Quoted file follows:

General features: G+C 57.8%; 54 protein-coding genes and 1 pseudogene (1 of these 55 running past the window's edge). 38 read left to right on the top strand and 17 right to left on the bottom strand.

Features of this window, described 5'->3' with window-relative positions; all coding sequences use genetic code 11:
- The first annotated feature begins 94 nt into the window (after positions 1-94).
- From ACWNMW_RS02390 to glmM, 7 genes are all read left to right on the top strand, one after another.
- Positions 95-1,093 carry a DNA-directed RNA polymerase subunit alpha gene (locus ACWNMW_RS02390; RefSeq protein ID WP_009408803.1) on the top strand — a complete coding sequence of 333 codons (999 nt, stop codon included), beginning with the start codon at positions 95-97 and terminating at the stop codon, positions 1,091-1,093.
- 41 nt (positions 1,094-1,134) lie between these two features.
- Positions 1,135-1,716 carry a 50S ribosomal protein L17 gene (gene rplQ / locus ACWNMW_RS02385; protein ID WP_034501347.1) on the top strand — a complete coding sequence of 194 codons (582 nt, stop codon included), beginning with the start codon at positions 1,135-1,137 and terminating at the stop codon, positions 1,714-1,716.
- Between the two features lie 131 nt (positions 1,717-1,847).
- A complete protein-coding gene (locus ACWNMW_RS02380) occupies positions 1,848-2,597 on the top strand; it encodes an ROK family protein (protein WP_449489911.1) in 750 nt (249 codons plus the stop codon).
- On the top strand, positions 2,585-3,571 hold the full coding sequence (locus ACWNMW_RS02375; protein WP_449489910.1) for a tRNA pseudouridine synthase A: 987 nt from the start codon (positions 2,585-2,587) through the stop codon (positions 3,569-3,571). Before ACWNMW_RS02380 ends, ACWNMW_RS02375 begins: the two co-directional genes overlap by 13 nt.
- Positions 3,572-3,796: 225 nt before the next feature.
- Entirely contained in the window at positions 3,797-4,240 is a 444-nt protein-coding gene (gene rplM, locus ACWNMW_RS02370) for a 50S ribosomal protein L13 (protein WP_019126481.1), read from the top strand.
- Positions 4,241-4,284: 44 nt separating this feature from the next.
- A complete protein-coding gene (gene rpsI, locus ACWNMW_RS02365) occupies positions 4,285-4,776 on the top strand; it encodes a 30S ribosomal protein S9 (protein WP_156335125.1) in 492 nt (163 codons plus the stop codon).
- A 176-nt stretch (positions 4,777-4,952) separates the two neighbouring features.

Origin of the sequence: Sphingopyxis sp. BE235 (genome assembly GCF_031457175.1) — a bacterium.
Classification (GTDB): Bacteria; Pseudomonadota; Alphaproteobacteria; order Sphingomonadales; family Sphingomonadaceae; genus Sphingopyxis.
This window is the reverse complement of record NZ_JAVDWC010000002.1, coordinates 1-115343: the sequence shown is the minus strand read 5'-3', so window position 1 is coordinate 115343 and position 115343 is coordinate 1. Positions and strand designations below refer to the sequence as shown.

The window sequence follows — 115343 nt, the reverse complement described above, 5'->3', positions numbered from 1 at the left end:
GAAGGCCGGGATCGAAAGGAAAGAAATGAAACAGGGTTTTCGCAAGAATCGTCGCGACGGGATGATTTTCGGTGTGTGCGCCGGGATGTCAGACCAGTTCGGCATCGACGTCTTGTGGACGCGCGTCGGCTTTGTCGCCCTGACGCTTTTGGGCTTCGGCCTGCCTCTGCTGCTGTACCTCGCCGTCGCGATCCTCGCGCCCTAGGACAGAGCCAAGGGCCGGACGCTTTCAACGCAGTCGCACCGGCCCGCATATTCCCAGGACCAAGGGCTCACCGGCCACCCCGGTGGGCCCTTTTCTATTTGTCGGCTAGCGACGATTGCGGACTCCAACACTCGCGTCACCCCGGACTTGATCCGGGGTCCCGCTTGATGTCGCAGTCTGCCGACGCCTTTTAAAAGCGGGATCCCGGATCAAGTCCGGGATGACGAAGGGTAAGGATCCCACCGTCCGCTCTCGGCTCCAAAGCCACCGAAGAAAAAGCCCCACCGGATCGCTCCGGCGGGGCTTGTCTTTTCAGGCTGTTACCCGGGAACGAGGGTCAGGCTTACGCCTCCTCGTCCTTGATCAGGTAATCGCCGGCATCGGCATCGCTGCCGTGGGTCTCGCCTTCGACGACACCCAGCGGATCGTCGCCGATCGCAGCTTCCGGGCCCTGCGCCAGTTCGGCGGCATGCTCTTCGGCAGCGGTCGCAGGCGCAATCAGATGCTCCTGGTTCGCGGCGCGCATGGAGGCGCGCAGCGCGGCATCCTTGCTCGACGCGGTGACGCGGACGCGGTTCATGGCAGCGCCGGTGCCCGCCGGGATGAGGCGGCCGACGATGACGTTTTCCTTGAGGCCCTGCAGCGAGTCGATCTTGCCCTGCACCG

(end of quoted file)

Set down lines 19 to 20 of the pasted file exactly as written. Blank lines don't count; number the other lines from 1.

The window sequence follows — 115343 nt, the reverse complement described above, 5'->3', positions numbered from 1 at the left end:
GAAGGCCGGGATCGAAAGGAAAGAAATGAAACAGGGTTTTCGCAAGAATCGTCGCGACGGGATGATTTTCGGTGTGTGCGCCGGGATGTCAGACCAGTTCGGCATCGACGTCTTGTGGACGCGCGTCGGCTTTGTCGCCCTGACGCTTTTGGGCTTCGGCCTGCCTCTGCTGCTGTACCTCGCCGTCGCGATCCTCGCGCCCTAGGACAGAGCCAAGGGCCGGACGCTTTCAACGCAGTCGCACCGGCCCGCATATTCCCAGGACCAAGGGCTCACCGGCCACCCCGGTGGGCCCTTTTCTATTTGTCGGCTAGCGACGATTGCGGACTCCAACACTCGCGTCACCCCGGACTTGATCCGGGGTCCCGCTTGATGTCGCAGTCTGCCGACGCCTTTTAAAAGCGGGATCCCGGATCAAGTCCGGGATGACGAAGGGTAAGGATCCCACCGTCCGCTCTCGGCTCCAAAGCCACCGAAGAAAAAGCCCCACCGGATCGCTCCGGCGGGGCTTGTCTTTTCAGGCTGTTACCCGGGAACGAGGGTCAGGCTTACGCCTCCTCGTCCTTGATCAGGTAATCGCCGGCATCGGCATCGCTGCCGTGGGTCTCGCCTTCGACGACACCCAGCGGATCGTCGCCGATCGCAGCTTCCGGGCCCTGCGCCAGTTCGGCGGCATGCTCTTCGGCAGCGGTCGCAGGCGCAATCAGATGCTCCTGGTTCGCGGCGCGCATGGAGGCGCGCAGCGCGGCATCCTTGCTCGACGCGGTGACGCGGACGCGGTTCATGGCAGCGCCGGTGCCCGCCGGGATGAGGCGGCCGACGATGACGTTTTCCTTGAGGCCCTGCAGCGAGTCGATCTTGCCCTGCACCG